Reid tells panel: “Nevada is open for business”
May 13, 2009
Washington, D.C. – Nevada Senator Harry Reid today testified at a hearing on tourism held by the Senate Commerce, Science and Transportation Subcommittee on Competitiveness, Innovation and Export Promotion. Reid discussed the importance of tourism to Nevada and efforts in Congress to boost tourism around the country.
“I come to this committee today with a simple message: Nevada is open for business, and we eagerly await your visit,” Reid said. “We are ready to host your business meetings and serve all of your related needs, and we are ready to host your next vacation, whether that be on the Las Vegas Strip, the shores of Lake Tahoe or the trails and crags of the Ruby Mountains of eastern Nevada.”
Reid also discussed the Travel Promotion Act, legislation he is co-sponsoring with Senator Dorgan that was re-introduced this week. This bill takes the successful model used to market Las Vegas around the globe as a tourist destination and applies it to the country as a whole. This is the same model used by Rossi Ralenkotter and the Las Vegas Convention and Visitors Authority (LVCVA). Ralenkotter, the President and CEO of the LVCVA, also participated in today’s hearing.
Below are Reid’s remarks as prepared for delivery:
“Let me begin by thanking Senator Klobuchar for convening this hearing and inviting me to testify this morning. Tourism is an important industry for our country and especially for my state, Nevada, and I appreciate the chairwoman’s interest in this topic.
“I also want to recognize Rossi Ralenkotter, the President and CEO of the Las Vegas Convention and Visitors Authority, who will be testifying later this morning. Rossi has been at the LVCVA for decades and can take enormous credit for the successes of Las Vegas as a tourism and business destination. His agency is responsible, among other things, for the branding, and re-branding, of Las Vegas.
“I come to this committee today with a simple message: Nevada is open for business, and we eagerly await your visit. We are ready to host your business meetings and serve all of your related needs, and we are ready to host your next vacation, whether that be on the Las Vegas Strip, the shores of Lake Tahoe or the trails and crags of the Ruby Mountains of eastern Nevada.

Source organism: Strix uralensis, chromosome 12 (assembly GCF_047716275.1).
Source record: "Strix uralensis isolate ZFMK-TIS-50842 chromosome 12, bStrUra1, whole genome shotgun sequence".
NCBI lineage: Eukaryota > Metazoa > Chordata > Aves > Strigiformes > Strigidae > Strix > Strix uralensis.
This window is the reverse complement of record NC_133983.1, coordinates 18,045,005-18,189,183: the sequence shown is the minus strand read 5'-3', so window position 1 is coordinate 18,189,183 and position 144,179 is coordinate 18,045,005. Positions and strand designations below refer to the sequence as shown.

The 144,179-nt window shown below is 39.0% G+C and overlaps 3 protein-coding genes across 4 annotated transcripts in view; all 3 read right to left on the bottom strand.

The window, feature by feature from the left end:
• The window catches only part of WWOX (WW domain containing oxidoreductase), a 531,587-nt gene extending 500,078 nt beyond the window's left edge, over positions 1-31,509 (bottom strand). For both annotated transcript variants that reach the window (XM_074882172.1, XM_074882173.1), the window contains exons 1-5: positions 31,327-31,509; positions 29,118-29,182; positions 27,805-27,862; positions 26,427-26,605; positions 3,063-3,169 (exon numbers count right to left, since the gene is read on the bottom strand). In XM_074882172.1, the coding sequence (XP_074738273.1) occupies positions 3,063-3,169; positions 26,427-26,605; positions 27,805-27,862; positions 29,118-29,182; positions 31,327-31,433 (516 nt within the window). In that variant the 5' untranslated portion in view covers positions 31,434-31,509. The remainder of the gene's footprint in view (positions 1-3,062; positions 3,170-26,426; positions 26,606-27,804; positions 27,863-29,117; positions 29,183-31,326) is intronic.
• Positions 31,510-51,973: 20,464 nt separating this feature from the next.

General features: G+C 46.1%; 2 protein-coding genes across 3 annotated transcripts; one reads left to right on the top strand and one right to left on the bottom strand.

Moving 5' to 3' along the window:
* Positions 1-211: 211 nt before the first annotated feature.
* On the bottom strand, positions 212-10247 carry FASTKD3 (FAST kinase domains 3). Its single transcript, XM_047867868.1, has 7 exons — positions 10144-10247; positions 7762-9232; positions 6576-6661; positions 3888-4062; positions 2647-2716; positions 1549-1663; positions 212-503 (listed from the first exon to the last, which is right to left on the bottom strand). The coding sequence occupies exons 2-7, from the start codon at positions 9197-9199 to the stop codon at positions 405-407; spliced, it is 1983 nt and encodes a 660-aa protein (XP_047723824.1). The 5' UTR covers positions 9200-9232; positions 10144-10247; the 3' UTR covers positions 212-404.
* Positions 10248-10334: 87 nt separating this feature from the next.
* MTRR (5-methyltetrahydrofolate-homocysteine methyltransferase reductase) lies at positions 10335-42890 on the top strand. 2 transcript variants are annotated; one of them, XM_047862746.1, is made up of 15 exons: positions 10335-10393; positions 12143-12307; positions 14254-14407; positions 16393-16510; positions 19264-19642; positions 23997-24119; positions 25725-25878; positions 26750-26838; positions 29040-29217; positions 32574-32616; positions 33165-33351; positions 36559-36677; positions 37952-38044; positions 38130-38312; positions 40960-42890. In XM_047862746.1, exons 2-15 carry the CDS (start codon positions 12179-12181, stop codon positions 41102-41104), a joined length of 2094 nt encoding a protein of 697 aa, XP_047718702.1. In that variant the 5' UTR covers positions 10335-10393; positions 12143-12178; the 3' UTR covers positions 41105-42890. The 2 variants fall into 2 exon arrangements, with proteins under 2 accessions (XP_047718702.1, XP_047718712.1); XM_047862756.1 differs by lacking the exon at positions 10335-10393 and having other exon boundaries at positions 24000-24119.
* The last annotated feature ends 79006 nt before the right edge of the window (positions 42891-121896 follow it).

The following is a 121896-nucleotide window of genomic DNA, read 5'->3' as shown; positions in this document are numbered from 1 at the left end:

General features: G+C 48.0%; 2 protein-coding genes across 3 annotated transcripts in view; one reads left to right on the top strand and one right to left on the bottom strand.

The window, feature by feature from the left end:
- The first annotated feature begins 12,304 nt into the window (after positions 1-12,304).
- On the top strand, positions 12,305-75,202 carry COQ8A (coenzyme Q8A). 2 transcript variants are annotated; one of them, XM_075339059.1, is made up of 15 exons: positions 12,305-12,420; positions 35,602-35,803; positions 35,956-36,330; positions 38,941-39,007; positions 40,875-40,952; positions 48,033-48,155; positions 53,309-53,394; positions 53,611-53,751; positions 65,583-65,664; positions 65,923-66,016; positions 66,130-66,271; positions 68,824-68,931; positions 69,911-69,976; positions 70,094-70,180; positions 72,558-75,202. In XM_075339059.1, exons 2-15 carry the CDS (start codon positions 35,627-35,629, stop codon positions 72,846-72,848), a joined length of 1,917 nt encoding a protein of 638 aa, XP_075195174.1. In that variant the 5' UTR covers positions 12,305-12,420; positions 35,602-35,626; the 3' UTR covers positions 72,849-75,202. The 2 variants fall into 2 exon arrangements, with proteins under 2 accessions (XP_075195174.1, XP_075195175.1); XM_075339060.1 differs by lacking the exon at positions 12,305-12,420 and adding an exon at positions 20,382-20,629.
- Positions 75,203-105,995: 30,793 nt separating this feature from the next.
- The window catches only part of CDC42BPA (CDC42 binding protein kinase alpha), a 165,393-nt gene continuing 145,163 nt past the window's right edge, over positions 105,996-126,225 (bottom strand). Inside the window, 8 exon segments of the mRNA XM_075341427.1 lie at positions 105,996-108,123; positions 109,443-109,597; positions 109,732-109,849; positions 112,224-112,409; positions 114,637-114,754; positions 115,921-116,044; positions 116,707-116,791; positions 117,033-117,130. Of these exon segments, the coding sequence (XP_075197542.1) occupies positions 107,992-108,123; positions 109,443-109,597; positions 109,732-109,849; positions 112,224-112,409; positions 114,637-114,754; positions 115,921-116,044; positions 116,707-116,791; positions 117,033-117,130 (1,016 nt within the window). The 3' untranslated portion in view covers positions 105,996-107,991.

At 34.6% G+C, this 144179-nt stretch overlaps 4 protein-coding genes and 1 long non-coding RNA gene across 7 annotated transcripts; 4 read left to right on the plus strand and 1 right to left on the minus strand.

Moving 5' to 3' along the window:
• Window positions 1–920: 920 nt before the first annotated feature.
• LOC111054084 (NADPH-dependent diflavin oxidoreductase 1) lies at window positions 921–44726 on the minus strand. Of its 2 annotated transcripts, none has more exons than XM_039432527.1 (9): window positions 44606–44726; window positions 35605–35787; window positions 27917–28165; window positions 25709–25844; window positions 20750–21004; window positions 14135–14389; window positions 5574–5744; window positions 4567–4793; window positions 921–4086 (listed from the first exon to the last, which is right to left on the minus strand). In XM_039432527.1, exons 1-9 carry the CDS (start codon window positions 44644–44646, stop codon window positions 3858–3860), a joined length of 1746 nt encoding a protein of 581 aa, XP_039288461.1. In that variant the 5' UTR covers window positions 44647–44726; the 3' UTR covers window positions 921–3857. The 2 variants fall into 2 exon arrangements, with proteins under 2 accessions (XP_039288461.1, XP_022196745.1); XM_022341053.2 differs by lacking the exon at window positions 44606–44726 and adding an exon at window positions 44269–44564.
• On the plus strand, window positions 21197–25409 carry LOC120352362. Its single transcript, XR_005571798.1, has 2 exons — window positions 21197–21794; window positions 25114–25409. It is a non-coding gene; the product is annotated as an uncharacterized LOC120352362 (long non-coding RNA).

“For business meetings, Las Vegas remains an unmatched destination. Nowhere else will you find the amenities, service, convenience and value that our hotels and convention centers offer. Las Vegas has over 10 million square feet of convention space, nearly 2,000 restaurants, 140,000 rooms, with 13,000 more scheduled to open this year. The average nightly room rate is $98, which is far lower than most of the other major convention cities in the country.
“Almost 1,000 flights come and go into and out of Las Vegas each day, and McCarran International Airport connects directly to 132 cities across America and around the world.
“Outside of Nevada, much attention is paid to Las Vegas, which is deserved. But many do not realize that Nevada is also an outdoor enthusiast’s dream. Nevada has 26 state and national parks covering 3.2 million acres, 10 mountain ranges that host peaks as high as 13,000 feet – 32 over 11,000 feet – and one of the highest alpine lakes in the world in Lake Tahoe. Indeed, Mark Twain described Lake Tahoe as “the fairest picture the whole earth affords,” and he was right.
“Nevada’s many destinations of course benefit travelers from all over the world. But tourism is also critical to those who call Nevada home.
“More than 230,000 Nevada jobs depend on tourism. Just yesterday, hundreds of workers from the tourism sector participated in a rally at the Las Vegas Convention Center to celebrate their contributions to the Nevada economy as well as celebrate National Travel and Tourism Week.
“Nevada has no state income tax, and in 2007, 27 percent of the state budget came from revenues generated by the travel industry. Revenues from hotel-room taxes, car rentals and sales taxes fund most of the basic services provided by local governments scattered around the state. The recent decline in visitors to Nevada has unfortunately contributed to the worst state budget shortfall in the state’s history.
“Simply put, our state depends on visitors. The more who come and enjoy our state, the better off is Nevada.
“We can be proud of the work we have done in Congress to get people traveling and to make it easier and more inviting for them to do so. Last Congress we authorized and funded the Model Ports of Entry program that places more Customs and Border Patrol agents at McCarran Airport. They are getting more foreign visitors through customs more quickly.
“Our economic recovery plan included tax cuts for the middle class that will make it easier for them to afford travel, and we funded vital infrastructure projects that will improve roadways and transportation facilities.
“I am a cosponsor of the Travel Promotion Act, a measure re-introduced this week by Senator Dorgan. In many respects, this bill uses Rossi and his team’s model for Las Vegas, but applies it to the country as a whole: it creates a Corporation for Travel Promotion to market the United States around the globe as a tourist destination. This is what the LVCVA has been doing for Las Vegas for decades, and I’m confident its success can be replicated at the national level to benefit all of us. In virtually every state, tourism is the number one, two or three industry.
“We know that we continue to endure a very serious recession, and it’s no surprise that business and leisure travel has fallen off as a consequence.
“But with our important work to date, and a continued commitment to turn our economy around and to promote tourism, the economy will improve for Nevada and the nation.
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